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A new light wave

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Posted August 13, 2013

Yongmin Liu

Yongmin Liu, an assistant professor with joint appointments in the Department of Mechanical and Industrial Engineering and the Department of Electrical and Computer Engineering, researches nano-optics and metamaterials. Photo by Brooks Canaday.

Hold a mag­ni­fying glass over the dri­veway on a sunny day and it will focus sun­light into a single beam. Hold a prism in front of the window and the light will spread out into a per­fect rainbow. Lenses like these have been used for thou­sands of years, including, most recently, for sophis­ti­cated optical devices.

Until now, all lenses have shared one big lim­i­ta­tion: It’s impos­sible to focus light into a beam that’s smaller than half of the light’s wave­length, said assis­tant pro­fessor Yongmin Liu. It would be like trying to com­press golf balls into a cylinder whose diam­eter was smaller than the balls themselves.

This so-​​called “dif­frac­tion limit” has thus far pre­vented tech­nolo­gies based on pho­tons (instead of elec­trons) from com­peting with the small sizes achieved in elec­tronic devices—like the tiny chips pow­ering our palm-​​sized cell phones.

But an emerging field called plas­monics has turned this age-​​old truth on its head and could rev­o­lu­tionize high-​​tech devices from super-​​resolution optical micro­scopes, to ultra-​​bright LED dis­plays, to high-​​speed com­puters, said Liu. Researchers are now able to focus light into a beam as small as 10 nanome­ters in diam­eter, a small frac­tion of the shortest wave­length in the vis­ible spectrum.

The trick is to get the pho­tons and elec­trons to behave as one. When you do this, the resulting par­ticle emerges with the fea­tures and advan­tages of each. The unique com­bi­na­tion could lead to the cre­ation of an “ultra-​​small, ultra-​​fast, and energy effi­cient device,” said Liu, who holds joint appoint­ments in the Depart­ment of Mechan­ical and Indus­trial Engi­neering and the Depart­ment of Elec­trical and Com­puter Engi­neering.

Yet, despite this exciting advance­ment, Liu wasn’t sat­is­fied. The cur­rent devices in this field are all based on solid mate­rials. In a liquid envi­ron­ment, Liu con­jec­tured, he would have more con­trol on the devices’ prop­er­ties. Per­haps he could develop devices that are not only small and fast, but also recon­fig­urable and multifunctional.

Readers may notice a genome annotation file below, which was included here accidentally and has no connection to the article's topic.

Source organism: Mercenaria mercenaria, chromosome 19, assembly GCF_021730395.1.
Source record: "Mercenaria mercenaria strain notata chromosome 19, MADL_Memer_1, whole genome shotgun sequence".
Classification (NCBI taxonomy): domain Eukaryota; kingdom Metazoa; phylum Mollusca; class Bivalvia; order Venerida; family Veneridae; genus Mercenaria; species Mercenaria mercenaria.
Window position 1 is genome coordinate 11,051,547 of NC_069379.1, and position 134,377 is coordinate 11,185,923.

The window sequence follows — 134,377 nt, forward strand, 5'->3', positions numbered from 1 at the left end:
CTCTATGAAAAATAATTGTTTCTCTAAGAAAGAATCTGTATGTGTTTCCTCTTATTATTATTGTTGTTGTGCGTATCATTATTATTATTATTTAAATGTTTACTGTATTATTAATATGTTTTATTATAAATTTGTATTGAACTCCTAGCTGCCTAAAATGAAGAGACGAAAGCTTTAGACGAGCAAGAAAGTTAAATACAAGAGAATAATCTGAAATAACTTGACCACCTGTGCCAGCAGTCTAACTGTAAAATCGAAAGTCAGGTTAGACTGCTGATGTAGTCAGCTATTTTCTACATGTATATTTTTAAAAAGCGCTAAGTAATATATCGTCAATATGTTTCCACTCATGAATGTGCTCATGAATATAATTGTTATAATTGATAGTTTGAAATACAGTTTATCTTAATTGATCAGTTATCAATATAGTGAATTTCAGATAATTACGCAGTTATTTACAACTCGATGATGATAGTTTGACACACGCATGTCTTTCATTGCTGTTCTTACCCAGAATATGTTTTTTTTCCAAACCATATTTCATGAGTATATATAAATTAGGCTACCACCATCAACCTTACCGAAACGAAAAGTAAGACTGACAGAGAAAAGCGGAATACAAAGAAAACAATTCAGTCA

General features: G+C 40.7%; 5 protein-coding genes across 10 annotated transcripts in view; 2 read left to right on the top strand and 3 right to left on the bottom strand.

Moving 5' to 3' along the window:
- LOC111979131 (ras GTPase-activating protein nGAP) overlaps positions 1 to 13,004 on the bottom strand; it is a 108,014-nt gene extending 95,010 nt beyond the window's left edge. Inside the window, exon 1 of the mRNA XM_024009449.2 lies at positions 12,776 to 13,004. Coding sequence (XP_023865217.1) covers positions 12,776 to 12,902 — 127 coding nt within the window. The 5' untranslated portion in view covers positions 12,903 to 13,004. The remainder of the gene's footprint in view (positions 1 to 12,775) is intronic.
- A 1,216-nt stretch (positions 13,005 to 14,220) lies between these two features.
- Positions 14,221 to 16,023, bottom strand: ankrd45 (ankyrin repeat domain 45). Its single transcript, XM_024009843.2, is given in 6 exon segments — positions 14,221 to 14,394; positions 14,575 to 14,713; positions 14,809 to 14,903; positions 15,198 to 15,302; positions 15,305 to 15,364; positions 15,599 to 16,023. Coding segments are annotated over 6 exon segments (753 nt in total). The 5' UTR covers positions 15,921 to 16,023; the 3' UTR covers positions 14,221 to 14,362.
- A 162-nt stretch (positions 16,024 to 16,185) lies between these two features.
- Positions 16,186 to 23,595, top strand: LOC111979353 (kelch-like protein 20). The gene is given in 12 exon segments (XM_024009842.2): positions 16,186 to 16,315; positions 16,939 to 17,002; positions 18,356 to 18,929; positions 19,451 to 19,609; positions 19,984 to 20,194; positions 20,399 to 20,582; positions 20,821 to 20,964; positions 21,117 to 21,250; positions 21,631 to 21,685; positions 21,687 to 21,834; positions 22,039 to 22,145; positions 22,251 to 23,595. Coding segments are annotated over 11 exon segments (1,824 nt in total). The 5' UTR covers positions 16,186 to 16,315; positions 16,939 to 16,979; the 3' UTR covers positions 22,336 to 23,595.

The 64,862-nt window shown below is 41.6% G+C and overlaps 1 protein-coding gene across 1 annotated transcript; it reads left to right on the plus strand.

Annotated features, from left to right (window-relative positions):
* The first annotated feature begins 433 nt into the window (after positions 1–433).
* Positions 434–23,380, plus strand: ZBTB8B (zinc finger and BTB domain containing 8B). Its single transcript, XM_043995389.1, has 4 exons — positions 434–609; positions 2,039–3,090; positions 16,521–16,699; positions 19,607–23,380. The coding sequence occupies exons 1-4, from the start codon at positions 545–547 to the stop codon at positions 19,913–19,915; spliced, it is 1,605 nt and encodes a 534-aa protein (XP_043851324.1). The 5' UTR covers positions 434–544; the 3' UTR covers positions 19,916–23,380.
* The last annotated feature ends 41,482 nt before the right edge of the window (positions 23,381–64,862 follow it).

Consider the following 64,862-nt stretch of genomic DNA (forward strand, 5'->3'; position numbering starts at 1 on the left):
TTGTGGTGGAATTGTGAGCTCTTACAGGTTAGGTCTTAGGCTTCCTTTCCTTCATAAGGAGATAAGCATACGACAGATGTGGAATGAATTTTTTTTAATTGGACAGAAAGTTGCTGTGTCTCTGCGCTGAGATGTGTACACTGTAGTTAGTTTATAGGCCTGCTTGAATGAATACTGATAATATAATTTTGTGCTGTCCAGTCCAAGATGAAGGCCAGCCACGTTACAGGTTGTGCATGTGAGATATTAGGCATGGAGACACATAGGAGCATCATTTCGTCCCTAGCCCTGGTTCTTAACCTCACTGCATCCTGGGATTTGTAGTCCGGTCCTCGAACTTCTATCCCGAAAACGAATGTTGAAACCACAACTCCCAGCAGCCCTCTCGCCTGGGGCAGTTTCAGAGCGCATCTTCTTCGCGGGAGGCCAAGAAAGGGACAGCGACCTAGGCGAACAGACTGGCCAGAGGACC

Liu teamed up with Tony Jun Huang, an engi­neering pro­fessor at Penn­syl­vania State Uni­ver­sity who studies optoflu­idics, Penn State post­doc­toral fellow Chen­g­long Zhao and grad­uate stu­dent Yanhui Zhao, and Nicholas Fang, an asso­ciate pro­fessor of mechan­ical engi­neering at M.I.T. Com­bining their exper­tise, the team cre­ated the world’s first “plas­moflu­idic lens,” which uses water bub­bles to manip­u­late light instead of glass or poly­mers. This work was pub­lished Friday in the journal Nature Com­mu­ni­ca­tions.

Just as with glass blowing, the bub­bles are cre­ated from heat—only instead of coming from a burning metal rod six feet long, this heat comes from a tiny laser beam just a few microm­e­ters wide. And just like soap bub­bles in a bathtub, the micro­scopic water bub­bles are free to move around a sur­face, such as a piece of gold film.

The researchers can use the laser beam to change the size, shape, and loca­tion of the bub­bles, allowing them to con­trol exactly how and where the light is directed. With one lens, they can simul­ta­ne­ously focus, scatter, and align the pho­tons from a single beam of light.

Com­bining the size capa­bil­i­ties of elec­tronics with the speed capa­bil­i­ties of optics, and the ver­sa­tility of the fluid envi­ron­ment, said Liu, the approach pro­vides fer­tile ground for a host of new tech­nolo­gies we haven’t yet imag­ined. In par­tic­ular, it could open up an entirely new class of bio­med­ical diag­nostic tools.

Source: Northeastern University

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